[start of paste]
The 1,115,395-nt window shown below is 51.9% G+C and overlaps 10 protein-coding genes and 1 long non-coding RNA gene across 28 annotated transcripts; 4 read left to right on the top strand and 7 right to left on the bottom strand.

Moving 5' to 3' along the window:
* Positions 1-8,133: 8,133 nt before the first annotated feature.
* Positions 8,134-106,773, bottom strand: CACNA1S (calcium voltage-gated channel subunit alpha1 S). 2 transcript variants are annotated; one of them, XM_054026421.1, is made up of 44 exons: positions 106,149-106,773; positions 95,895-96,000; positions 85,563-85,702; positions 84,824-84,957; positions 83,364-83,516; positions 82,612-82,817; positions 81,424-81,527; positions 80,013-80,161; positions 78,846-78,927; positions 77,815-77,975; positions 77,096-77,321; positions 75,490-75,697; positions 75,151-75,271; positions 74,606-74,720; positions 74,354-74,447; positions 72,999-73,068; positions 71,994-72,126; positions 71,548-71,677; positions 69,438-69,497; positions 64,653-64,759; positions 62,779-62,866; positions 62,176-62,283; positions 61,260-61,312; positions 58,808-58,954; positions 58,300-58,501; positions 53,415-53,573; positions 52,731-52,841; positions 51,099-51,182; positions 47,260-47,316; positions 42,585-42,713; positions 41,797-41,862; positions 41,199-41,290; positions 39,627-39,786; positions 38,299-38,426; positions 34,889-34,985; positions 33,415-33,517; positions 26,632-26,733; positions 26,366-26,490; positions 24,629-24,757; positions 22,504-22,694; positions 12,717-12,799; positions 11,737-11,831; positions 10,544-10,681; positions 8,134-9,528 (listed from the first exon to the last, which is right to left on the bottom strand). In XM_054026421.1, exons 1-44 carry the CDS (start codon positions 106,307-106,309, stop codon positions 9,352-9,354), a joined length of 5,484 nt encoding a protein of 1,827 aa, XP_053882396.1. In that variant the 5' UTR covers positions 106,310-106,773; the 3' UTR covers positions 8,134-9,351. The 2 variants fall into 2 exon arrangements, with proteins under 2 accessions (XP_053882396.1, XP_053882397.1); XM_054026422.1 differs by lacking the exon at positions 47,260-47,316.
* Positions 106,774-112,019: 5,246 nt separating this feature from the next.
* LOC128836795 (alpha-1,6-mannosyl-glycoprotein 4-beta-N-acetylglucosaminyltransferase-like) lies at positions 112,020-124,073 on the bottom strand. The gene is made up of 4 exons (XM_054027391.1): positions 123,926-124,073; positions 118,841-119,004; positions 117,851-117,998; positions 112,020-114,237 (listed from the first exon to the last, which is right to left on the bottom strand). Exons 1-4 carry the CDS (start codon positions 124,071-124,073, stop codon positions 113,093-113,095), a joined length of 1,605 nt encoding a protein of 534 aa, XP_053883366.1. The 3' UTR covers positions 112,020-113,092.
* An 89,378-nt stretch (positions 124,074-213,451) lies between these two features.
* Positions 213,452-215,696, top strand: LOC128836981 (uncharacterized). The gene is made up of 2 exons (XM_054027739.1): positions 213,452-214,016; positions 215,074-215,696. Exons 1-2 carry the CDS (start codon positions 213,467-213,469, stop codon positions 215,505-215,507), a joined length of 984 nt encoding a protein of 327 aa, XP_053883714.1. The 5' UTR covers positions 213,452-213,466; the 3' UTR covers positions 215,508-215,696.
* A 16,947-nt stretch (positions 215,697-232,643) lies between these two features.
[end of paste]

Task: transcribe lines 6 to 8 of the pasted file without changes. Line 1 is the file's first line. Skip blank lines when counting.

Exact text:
* LOC128836795 (alpha-1,6-mannosyl-glycoprotein 4-beta-N-acetylglucosaminyltransferase-like) lies at positions 112,020-124,073 on the bottom strand. The gene is made up of 4 exons (XM_054027391.1): positions 123,926-124,073; positions 118,841-119,004; positions 117,851-117,998; positions 112,020-114,237 (listed from the first exon to the last, which is right to left on the bottom strand). Exons 1-4 carry the CDS (start codon positions 124,071-124,073, stop codon positions 113,093-113,095), a joined length of 1,605 nt encoding a protein of 534 aa, XP_053883366.1. The 3' UTR covers positions 112,020-113,092.
* An 89,378-nt stretch (positions 124,074-213,451) lies between these two features.
* Positions 213,452-215,696, top strand: LOC128836981 (uncharacterized). The gene is made up of 2 exons (XM_054027739.1): positions 213,452-214,016; positions 215,074-215,696. Exons 1-2 carry the CDS (start codon positions 213,467-213,469, stop codon positions 215,505-215,507), a joined length of 984 nt encoding a protein of 327 aa, XP_053883714.1. The 5' UTR covers positions 213,452-213,466; the 3' UTR covers positions 215,508-215,696.